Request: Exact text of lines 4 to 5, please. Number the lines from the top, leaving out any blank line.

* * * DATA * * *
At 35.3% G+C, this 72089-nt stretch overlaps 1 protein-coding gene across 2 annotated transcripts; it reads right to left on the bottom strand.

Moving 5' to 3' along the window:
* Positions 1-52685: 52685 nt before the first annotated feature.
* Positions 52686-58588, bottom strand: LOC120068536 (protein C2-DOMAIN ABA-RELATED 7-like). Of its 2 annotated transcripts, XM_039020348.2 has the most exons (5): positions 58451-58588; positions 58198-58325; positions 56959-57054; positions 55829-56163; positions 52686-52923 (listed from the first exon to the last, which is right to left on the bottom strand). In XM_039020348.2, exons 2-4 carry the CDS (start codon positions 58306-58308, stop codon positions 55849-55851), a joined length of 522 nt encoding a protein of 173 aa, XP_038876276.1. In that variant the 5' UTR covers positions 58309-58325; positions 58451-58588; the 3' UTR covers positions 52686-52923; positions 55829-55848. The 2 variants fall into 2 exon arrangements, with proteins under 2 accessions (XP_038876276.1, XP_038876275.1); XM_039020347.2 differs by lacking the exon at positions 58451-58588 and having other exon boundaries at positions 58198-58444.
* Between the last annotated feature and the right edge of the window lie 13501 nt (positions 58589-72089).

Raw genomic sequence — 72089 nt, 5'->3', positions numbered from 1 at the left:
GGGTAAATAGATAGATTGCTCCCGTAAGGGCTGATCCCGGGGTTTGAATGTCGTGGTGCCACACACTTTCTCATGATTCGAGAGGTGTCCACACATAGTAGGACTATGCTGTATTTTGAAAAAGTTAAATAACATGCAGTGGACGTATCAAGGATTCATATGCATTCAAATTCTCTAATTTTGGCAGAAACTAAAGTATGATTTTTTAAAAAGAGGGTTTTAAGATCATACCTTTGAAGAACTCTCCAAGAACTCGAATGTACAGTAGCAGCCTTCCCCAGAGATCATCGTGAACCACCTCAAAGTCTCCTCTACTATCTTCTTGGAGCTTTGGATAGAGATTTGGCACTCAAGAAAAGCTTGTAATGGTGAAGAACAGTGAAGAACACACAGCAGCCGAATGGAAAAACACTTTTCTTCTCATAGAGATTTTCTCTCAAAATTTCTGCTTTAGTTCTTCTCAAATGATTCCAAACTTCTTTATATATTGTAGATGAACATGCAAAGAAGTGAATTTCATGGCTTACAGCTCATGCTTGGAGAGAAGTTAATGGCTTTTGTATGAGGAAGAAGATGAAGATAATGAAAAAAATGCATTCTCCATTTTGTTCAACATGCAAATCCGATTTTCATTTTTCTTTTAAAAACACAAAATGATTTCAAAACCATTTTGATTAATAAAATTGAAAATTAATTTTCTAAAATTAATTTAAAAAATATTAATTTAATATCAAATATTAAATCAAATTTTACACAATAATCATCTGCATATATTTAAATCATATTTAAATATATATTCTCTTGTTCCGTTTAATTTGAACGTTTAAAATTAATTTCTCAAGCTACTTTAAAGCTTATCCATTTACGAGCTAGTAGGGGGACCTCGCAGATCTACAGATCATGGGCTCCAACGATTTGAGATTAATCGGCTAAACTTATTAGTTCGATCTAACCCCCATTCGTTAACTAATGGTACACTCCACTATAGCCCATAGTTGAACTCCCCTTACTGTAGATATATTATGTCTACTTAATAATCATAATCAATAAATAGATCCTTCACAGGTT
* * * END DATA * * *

* Positions 52686-58588, bottom strand: LOC120068536 (protein C2-DOMAIN ABA-RELATED 7-like). Of its 2 annotated transcripts, XM_039020348.2 has the most exons (5): positions 58451-58588; positions 58198-58325; positions 56959-57054; positions 55829-56163; positions 52686-52923 (listed from the first exon to the last, which is right to left on the bottom strand). In XM_039020348.2, exons 2-4 carry the CDS (start codon positions 58306-58308, stop codon positions 55849-55851), a joined length of 522 nt encoding a protein of 173 aa, XP_038876276.1. In that variant the 5' UTR covers positions 58309-58325; positions 58451-58588; the 3' UTR covers positions 52686-52923; positions 55829-55848. The 2 variants fall into 2 exon arrangements, with proteins under 2 accessions (XP_038876276.1, XP_038876275.1); XM_039020347.2 differs by lacking the exon at positions 58451-58588 and having other exon boundaries at positions 58198-58444.
* Between the last annotated feature and the right edge of the window lie 13501 nt (positions 58589-72089).